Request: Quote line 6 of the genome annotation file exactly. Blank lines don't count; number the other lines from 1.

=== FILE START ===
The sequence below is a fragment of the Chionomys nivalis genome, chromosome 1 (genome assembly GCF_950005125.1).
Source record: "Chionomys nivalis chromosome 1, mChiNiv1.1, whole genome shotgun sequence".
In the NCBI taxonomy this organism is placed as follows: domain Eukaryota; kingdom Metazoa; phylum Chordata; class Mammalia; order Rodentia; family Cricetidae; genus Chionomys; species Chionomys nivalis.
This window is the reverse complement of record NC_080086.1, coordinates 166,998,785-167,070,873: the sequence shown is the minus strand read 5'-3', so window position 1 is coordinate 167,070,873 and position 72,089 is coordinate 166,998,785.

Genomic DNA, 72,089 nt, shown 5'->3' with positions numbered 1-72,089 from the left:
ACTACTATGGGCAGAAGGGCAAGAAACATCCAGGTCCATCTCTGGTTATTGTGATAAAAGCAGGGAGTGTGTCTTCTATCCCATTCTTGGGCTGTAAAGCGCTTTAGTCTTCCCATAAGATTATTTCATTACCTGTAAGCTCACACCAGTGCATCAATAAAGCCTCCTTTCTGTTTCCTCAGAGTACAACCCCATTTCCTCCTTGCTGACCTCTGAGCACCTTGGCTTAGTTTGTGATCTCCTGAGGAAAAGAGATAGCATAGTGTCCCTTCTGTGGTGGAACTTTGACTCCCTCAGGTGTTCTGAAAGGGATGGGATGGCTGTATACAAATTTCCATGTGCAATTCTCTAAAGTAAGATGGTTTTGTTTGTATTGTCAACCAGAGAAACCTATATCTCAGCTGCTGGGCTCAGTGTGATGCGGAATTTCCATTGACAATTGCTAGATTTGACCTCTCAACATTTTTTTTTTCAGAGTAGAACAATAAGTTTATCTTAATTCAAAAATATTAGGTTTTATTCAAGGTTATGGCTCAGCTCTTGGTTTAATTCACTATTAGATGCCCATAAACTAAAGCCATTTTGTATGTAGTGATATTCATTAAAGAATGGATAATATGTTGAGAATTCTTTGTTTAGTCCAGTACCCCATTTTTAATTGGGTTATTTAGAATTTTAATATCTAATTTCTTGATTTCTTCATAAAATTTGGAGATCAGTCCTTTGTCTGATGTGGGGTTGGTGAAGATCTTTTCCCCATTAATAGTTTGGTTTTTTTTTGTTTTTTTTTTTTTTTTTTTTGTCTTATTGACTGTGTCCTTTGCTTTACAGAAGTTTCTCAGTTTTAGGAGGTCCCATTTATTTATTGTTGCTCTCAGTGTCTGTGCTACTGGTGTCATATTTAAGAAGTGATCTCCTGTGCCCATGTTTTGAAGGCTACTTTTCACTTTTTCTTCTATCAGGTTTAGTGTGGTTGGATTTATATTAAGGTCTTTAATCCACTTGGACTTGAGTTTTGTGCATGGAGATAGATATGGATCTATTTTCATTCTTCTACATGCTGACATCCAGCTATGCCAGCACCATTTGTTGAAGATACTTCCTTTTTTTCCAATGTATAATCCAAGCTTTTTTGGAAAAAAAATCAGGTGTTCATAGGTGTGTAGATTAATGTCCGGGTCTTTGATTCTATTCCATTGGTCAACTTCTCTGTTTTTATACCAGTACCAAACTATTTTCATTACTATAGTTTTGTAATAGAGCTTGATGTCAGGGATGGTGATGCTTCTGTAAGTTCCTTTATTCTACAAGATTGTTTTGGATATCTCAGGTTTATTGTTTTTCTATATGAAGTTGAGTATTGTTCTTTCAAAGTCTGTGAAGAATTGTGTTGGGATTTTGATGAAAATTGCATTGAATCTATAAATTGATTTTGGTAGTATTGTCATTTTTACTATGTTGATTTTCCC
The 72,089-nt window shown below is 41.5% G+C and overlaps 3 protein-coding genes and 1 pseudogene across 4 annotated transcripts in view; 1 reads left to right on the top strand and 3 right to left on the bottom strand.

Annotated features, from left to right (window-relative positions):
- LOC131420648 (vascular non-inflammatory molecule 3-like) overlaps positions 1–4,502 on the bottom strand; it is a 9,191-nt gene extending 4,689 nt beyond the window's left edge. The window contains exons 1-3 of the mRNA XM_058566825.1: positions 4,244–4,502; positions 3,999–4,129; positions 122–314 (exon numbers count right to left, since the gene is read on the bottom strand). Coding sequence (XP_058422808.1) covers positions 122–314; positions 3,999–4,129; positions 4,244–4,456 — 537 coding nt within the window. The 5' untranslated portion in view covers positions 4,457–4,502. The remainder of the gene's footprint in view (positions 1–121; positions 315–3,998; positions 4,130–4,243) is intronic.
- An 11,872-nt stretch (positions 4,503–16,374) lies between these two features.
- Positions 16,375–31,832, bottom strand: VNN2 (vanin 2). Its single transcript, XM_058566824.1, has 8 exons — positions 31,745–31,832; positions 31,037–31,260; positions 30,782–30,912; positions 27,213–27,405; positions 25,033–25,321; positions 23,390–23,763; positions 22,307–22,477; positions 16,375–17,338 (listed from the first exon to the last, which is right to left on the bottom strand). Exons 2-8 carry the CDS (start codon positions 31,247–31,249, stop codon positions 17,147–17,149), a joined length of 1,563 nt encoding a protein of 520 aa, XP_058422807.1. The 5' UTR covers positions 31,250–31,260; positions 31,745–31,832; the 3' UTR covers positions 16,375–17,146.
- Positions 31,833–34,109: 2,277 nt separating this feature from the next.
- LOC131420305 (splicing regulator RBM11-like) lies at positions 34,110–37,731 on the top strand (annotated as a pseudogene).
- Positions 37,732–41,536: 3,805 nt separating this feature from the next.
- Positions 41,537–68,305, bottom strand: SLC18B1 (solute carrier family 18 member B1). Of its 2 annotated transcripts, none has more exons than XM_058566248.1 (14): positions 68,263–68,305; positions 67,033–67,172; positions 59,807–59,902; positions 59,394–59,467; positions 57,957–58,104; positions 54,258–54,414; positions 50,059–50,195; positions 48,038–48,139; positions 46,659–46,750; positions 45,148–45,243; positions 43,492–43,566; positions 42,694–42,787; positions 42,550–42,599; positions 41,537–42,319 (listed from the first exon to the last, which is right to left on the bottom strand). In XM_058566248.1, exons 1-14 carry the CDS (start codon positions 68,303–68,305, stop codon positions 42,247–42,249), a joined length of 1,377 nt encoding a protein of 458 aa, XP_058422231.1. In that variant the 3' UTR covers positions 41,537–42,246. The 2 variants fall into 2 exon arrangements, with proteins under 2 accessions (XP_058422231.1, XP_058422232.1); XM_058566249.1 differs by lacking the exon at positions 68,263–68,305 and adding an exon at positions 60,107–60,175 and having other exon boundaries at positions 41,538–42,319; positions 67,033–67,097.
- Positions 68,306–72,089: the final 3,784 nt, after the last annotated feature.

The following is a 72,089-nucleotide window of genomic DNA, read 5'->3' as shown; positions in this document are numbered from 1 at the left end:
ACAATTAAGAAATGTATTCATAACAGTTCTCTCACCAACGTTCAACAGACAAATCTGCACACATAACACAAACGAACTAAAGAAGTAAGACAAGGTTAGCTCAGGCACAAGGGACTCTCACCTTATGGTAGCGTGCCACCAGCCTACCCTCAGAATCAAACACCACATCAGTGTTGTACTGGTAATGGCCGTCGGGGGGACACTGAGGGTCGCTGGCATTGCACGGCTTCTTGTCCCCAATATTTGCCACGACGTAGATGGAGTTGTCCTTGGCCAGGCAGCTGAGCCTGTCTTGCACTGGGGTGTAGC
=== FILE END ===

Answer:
ACTACTATGGGCAGAAGGGCAAGAAACATCCAGGTCCATCTCTGGTTATTGTGATAAAAGCAGGGAGTGTGTCTTCTATCCCATTCTTGGGCTGTAAAGCGCTTTAGTCTTCCCATAAGATTATTTCATTACCTGTAAGCTCACACCAGTGCATCAATAAAGCCTCCTTTCTGTTTCCTCAGAGTACAACCCCATTTCCTCCTTGCTGACCTCTGAGCACCTTGGCTTAGTTTGTGATCTCCTGAGGAAAAGAGATAGCATAGTGTCCCTTCTGTGGTGGAACTTTGACTCCCTCAGGTGTTCTGAAAGGGATGGGATGGCTGTATACAAATTTCCATGTGCAATTCTCTAAAGTAAGATGGTTTTGTTTGTATTGTCAACCAGAGAAACCTATATCTCAGCTGCTGGGCTCAGTGTGATGCGGAATTTCCATTGACAATTGCTAGATTTGACCTCTCAACATTTTTTTTTTCAGAGTAGAACAATAAGTTTATCTTAATTCAAAAATATTAGGTTTTATTCAAGGTTATGGCTCAGCTCTTGGTTTAATTCACTATTAGATGCCCATAAACTAAAGCCATTTTGTATGTAGTGATATTCATTAAAGAATGGATAATATGTTGAGAATTCTTTGTTTAGTCCAGTACCCCATTTTTAATTGGGTTATTTAGAATTTTAATATCTAATTTCTTGATTTCTTCATAAAATTTGGAGATCAGTCCTTTGTCTGATGTGGGGTTGGTGAAGATCTTTTCCCCATTAATAGTTTGGTTTTTTTTTGTTTTTTTTTTTTTTTTTTTTGTCTTATTGACTGTGTCCTTTGCTTTACAGAAGTTTCTCAGTTTTAGGAGGTCCCATTTATTTATTGTTGCTCTCAGTGTCTGTGCTACTGGTGTCATATTTAAGAAGTGATCTCCTGTGCCCATGTTTTGAAGGCTACTTTTCACTTTTTCTTCTATCAGGTTTAGTGTGGTTGGATTTATATTAAGGTCTTTAATCCACTTGGACTTGAGTTTTGTGCATGGAGATAGATATGGATCTATTTTCATTCTTCTACATGCTGACATCCAGCTATGCCAGCACCATTTGTTGAAGATACTTCCTTTTTTTCCAATGTATAATCCAAGCTTTTTTGGAAAAAAAATCAGGTGTTCATAGGTGTGTAGATTAATGTCCGGGTCTTTGATTCTATTCCATTGGTCAACTTCTCTGTTTTTATACCAGTACCAAACTATTTTCATTACTATAGTTTTGTAATAGAGCTTGATGTCAGGGATGGTGATGCTTCTGTAAGTTCCTTTATTCTACAAGATTGTTTTGGATATCTCAGGTTTATTGTTTTTCTATATGAAGTTGAGTATTGTTCTTTCAAAGTCTGTGAAGAATTGTGTTGGGATTTTGATGAAAATTGCATTGAATCTATAAATTGATTTTGGTAGTATTGTCATTTTTACTATGTTGATTTTCCC